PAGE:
But time is not chaotic in a bad sense. Time is an ever constant outgrowing and infilling and kaleidoscoping of the Blowing Spirit of God. The elves did not have the right capacity to endure and thrive in space and time. They fell to the temptations of Sauron to build great and glorious havens, beautiful and melancholic stavings-off of their own fading.

I suppose the same with the dwarves. But it is men who are doomed to die again and again, and therefore to live more fully.

So chaos is not the problem. So far we have been talking about Receptive Chaos, or Receptivity.

It is Resistent Chaos which becomes evil. This is the refusal to accept ordering and imagination. It is the refusal to be expressed and to participate in an greater plan – when that is your role.

The angels exist in this capacity of a cloud of unknowing, a receptive, spiritual miasma of personalities and fractaling expressions of God.

And when they collaborate into mesoforms and superstructures, they combine to create the hierarchies of the Heavens and the earth, all the way up and down into our physical realm, like Jacob’s Ladder.

But it is the gods who refused to accept imagining and receptivity that become the demons who sidle alongside and within us.

They are unlike Mary, the ultimate symbol of receptive chaos in humanity, since female bodies accepts a seed of chaos that balloons and breaks them from the inside out, and blooms into new life. Mary’s body embodies the role of receptivity to her environment.

The dark gods are those who refuse interbeing. They are chaos refusing to comply and be molded. They freeze up and calcify and atomize.

That’s why Genesis begins with the waters of the abyss, the great oceanic being of unmolded creation, perfectly receptive, quivering at the lightest breath of the Spirit, able to hold form and feeling and take shape, to flow and freeze and steam. Under the brooding of the Spirit, like the warm brooding of a hen on her eggs, creation collapses together and takes shapes and personalities and beings and everything that makes up you and me.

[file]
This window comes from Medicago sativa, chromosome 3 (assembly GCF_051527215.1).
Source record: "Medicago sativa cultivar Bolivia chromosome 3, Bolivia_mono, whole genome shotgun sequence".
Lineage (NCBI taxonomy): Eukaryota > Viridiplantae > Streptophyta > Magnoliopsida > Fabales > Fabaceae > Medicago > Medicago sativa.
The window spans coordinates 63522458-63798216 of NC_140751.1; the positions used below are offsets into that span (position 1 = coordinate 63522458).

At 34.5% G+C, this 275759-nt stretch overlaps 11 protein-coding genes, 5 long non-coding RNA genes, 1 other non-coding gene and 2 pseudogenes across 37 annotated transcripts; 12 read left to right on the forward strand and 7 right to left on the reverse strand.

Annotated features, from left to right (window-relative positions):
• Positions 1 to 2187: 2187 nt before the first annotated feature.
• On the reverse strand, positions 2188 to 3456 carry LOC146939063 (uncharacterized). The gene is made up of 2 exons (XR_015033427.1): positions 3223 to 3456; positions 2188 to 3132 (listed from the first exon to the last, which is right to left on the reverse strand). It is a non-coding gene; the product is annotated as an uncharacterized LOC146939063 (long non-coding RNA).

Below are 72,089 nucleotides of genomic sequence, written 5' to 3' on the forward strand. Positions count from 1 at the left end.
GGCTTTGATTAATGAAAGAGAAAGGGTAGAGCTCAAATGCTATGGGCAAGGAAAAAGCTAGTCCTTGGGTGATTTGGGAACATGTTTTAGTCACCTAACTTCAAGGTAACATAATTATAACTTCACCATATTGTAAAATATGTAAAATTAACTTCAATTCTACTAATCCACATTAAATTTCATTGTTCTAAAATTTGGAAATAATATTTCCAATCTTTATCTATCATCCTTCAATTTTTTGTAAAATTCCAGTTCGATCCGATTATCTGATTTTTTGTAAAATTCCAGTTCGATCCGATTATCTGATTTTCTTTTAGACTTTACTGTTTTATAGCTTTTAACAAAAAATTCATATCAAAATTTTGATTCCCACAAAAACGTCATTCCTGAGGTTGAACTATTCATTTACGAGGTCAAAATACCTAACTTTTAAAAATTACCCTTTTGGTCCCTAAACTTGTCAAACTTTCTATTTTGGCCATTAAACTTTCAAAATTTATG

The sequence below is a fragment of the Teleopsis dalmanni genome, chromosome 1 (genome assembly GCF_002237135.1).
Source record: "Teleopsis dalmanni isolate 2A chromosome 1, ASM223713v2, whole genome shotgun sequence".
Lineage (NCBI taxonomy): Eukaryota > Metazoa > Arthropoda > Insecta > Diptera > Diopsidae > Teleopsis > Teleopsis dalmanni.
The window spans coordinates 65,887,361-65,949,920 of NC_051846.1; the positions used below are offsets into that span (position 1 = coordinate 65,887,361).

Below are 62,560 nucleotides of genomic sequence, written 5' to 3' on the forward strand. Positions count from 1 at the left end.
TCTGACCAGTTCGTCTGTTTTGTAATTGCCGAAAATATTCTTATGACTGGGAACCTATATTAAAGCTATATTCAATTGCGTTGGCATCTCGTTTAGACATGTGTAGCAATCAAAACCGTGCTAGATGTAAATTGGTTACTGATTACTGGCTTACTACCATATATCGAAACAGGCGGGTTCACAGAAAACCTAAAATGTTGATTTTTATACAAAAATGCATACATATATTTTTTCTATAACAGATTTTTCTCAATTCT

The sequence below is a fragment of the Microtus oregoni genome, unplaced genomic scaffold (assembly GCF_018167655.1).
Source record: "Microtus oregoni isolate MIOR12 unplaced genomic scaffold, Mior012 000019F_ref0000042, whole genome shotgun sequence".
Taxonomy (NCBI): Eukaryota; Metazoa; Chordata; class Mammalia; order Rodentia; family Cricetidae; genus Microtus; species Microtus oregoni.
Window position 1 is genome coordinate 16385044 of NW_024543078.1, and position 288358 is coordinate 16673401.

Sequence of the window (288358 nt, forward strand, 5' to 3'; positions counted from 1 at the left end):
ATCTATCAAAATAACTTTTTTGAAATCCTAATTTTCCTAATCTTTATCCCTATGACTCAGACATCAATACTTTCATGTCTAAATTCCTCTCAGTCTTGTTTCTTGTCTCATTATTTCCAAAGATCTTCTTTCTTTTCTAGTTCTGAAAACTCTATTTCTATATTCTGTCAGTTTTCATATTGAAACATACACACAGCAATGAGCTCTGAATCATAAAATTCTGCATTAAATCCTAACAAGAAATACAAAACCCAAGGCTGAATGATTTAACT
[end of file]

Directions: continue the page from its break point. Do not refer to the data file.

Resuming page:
That was not a ‘back then’ thing. That’s all happening right now.

And that’s why when it comes to the gods and us, we are receptive to the gods, and they act in an ordering capacity to us. We are feminine, they are masculine.

But together, we are all feminine before the masculinity of the next tier, and that ladders all the way up to the Trinity.

Within the Trinity we see the constant flow of both impulses and energies, the dynamic creator and the receptive receiver, together bringing forth the loved intent.

It is attention and intention that brings order from chaos. We see this in quantum mechanics, where attention to particles changes their states and directions. They are receptive to us.

Goddesses of chaos always threaten the gods of imperial cities, unleashing titans and cosmic problems. The stories of Babel and Atlantis are such stories, where men rigidified ourselves without respect to the flux and flow of nature.

Nature is receptive to angels, Spirit, and men. Just as we should be receptive to our guardian angels, and the impressions and impulses from the Holy Spirit.

But it takes a silence and intentional invite to be receptive. We must become like the waters in Genesis, still enough to feel the quivering wings of the Holy Spirit, to stop being so turbulent in our interior.

To start to become a reflective pool before the mysteries of Heaven. This is why Mary comes from Miryam, the sea.

So what do you think? Leave a comment.

PS: Who’s one person you know would like to read this post? Can you share it with them? Thanks!

Dominic de Souza

Dominic de Souza
Cradle-Catholic passionate about the frontier between Faith, history, and science in the modern world.